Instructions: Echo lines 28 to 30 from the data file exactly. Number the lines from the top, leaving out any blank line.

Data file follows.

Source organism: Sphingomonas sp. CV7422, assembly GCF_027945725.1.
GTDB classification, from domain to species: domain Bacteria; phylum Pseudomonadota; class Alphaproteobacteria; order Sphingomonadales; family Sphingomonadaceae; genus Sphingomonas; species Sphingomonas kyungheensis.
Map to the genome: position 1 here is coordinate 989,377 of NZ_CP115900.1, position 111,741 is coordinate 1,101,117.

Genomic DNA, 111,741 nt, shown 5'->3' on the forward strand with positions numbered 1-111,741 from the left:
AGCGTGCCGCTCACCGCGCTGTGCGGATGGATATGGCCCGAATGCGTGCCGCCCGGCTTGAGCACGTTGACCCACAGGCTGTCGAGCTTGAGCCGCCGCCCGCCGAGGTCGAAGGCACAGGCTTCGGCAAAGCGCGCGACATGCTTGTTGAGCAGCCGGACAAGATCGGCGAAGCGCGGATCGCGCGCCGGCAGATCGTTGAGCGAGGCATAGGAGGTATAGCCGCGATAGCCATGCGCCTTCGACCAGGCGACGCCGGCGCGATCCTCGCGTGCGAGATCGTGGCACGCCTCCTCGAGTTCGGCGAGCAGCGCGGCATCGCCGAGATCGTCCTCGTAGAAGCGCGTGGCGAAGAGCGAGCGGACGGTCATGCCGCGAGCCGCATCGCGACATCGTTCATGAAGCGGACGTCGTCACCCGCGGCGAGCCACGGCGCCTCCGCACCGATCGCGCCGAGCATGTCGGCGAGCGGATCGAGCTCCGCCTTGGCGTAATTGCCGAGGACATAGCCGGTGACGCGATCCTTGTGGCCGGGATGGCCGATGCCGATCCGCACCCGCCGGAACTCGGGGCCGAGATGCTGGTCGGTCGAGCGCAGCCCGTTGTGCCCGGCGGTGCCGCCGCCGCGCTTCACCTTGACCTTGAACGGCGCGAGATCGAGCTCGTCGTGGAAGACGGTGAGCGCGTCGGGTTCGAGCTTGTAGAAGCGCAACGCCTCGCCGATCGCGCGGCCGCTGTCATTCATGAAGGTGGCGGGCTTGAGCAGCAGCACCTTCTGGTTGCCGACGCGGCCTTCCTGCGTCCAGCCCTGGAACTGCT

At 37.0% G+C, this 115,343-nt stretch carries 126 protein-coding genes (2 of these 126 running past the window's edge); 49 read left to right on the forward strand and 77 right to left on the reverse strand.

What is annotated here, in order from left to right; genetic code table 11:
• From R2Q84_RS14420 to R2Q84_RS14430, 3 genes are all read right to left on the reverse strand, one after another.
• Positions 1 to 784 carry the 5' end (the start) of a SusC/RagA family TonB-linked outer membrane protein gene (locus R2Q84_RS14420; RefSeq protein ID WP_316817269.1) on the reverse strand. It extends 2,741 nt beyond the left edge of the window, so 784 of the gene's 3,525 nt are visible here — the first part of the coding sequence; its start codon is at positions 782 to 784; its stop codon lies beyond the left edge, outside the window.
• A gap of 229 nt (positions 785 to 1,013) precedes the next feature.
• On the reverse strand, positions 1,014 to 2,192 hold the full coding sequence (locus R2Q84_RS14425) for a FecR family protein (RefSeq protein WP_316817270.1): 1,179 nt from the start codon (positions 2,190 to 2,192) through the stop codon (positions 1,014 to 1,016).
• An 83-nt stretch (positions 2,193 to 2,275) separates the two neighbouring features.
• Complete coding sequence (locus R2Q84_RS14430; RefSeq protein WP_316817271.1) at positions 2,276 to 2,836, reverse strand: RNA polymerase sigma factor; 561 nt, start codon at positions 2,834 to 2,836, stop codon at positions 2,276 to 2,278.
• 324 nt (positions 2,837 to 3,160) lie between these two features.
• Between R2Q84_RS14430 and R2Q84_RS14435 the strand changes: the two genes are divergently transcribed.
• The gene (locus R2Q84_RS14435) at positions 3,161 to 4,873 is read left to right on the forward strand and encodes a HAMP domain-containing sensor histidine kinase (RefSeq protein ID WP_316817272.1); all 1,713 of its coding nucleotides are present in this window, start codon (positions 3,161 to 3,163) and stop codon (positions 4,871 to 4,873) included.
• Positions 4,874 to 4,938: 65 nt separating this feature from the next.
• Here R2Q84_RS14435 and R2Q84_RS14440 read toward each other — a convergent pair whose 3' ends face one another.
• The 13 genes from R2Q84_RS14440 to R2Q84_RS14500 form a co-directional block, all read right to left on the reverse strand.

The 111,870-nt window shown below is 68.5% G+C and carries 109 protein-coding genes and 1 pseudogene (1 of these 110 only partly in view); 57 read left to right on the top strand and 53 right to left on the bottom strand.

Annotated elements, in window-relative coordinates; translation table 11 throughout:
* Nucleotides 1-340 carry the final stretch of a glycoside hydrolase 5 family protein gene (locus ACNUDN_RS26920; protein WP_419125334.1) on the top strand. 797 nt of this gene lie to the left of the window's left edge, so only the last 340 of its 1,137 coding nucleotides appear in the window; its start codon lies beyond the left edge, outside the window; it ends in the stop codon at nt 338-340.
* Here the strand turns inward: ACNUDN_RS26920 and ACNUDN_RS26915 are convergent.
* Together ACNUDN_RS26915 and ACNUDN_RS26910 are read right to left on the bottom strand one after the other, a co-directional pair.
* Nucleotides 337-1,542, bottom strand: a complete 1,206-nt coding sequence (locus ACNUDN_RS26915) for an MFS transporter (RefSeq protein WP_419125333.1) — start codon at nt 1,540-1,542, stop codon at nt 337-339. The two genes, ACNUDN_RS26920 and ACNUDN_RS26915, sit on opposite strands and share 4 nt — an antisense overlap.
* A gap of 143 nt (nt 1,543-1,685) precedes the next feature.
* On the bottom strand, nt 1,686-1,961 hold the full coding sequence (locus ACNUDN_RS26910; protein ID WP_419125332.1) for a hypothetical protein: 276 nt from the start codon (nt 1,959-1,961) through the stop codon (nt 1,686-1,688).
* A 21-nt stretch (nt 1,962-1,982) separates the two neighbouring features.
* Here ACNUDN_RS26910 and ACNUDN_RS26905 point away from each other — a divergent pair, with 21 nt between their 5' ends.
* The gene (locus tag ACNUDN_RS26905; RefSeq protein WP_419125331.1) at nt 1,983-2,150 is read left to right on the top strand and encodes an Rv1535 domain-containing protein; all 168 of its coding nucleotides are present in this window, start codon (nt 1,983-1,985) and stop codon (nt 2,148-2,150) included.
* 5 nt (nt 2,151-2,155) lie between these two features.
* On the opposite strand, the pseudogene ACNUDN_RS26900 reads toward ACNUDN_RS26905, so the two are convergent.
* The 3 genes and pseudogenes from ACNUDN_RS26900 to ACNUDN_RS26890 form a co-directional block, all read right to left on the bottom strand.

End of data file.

* A 21-nt stretch (nt 1,962-1,982) separates the two neighbouring features.
* Here ACNUDN_RS26910 and ACNUDN_RS26905 point away from each other — a divergent pair, with 21 nt between their 5' ends.
* The gene (locus tag ACNUDN_RS26905; RefSeq protein WP_419125331.1) at nt 1,983-2,150 is read left to right on the top strand and encodes an Rv1535 domain-containing protein; all 168 of its coding nucleotides are present in this window, start codon (nt 1,983-1,985) and stop codon (nt 2,148-2,150) included.